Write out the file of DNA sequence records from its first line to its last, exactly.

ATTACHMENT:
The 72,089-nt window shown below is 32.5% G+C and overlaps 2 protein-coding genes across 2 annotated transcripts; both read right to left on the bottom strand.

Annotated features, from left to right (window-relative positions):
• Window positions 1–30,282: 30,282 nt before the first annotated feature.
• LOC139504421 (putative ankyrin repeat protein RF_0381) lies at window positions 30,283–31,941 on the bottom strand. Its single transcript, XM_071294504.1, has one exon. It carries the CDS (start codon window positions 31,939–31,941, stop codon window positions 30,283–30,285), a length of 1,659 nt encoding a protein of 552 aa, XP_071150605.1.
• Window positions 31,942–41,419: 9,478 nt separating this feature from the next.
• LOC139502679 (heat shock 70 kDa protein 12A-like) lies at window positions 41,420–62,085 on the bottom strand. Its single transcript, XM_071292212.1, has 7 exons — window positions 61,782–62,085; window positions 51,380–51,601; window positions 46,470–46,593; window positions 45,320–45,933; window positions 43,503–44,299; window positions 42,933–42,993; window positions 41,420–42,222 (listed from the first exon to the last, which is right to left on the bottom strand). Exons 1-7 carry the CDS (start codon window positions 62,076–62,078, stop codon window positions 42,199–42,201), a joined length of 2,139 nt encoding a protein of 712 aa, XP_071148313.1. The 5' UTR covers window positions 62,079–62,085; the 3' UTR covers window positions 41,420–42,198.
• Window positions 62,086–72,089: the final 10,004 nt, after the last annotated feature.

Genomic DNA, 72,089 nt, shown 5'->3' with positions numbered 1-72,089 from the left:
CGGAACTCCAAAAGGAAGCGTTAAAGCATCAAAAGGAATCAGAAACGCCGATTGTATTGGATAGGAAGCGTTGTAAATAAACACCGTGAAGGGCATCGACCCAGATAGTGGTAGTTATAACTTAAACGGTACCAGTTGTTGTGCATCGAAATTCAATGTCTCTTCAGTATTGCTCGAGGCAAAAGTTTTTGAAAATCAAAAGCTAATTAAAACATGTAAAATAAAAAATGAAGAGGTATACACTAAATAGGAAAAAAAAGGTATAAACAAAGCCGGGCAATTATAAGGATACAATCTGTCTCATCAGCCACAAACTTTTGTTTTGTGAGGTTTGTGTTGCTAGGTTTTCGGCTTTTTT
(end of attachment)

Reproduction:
The 72,089-nt window shown below is 32.5% G+C and overlaps 2 protein-coding genes across 2 annotated transcripts; both read right to left on the bottom strand.

Annotated features, from left to right (window-relative positions):
• Window positions 1–30,282: 30,282 nt before the first annotated feature.
• LOC139504421 (putative ankyrin repeat protein RF_0381) lies at window positions 30,283–31,941 on the bottom strand. Its single transcript, XM_071294504.1, has one exon. It carries the CDS (start codon window positions 31,939–31,941, stop codon window positions 30,283–30,285), a length of 1,659 nt encoding a protein of 552 aa, XP_071150605.1.
• Window positions 31,942–41,419: 9,478 nt separating this feature from the next.
• LOC139502679 (heat shock 70 kDa protein 12A-like) lies at window positions 41,420–62,085 on the bottom strand. Its single transcript, XM_071292212.1, has 7 exons — window positions 61,782–62,085; window positions 51,380–51,601; window positions 46,470–46,593; window positions 45,320–45,933; window positions 43,503–44,299; window positions 42,933–42,993; window positions 41,420–42,222 (listed from the first exon to the last, which is right to left on the bottom strand). Exons 1-7 carry the CDS (start codon window positions 62,076–62,078, stop codon window positions 42,199–42,201), a joined length of 2,139 nt encoding a protein of 712 aa, XP_071148313.1. The 5' UTR covers window positions 62,079–62,085; the 3' UTR covers window positions 41,420–42,198.
• Window positions 62,086–72,089: the final 10,004 nt, after the last annotated feature.

Genomic DNA, 72,089 nt, shown 5'->3' with positions numbered 1-72,089 from the left:
CGGAACTCCAAAAGGAAGCGTTAAAGCATCAAAAGGAATCAGAAACGCCGATTGTATTGGATAGGAAGCGTTGTAAATAAACACCGTGAAGGGCATCGACCCAGATAGTGGTAGTTATAACTTAAACGGTACCAGTTGTTGTGCATCGAAATTCAATGTCTCTTCAGTATTGCTCGAGGCAAAAGTTTTTGAAAATCAAAAGCTAATTAAAACATGTAAAATAAAAAATGAAGAGGTATACACTAAATAGGAAAAAAAAGGTATAAACAAAGCCGGGCAATTATAAGGATACAATCTGTCTCATCAGCCACAAACTTTTGTTTTGTGAGGTTTGTGTTGCTAGGTTTTCGGCTTTTTT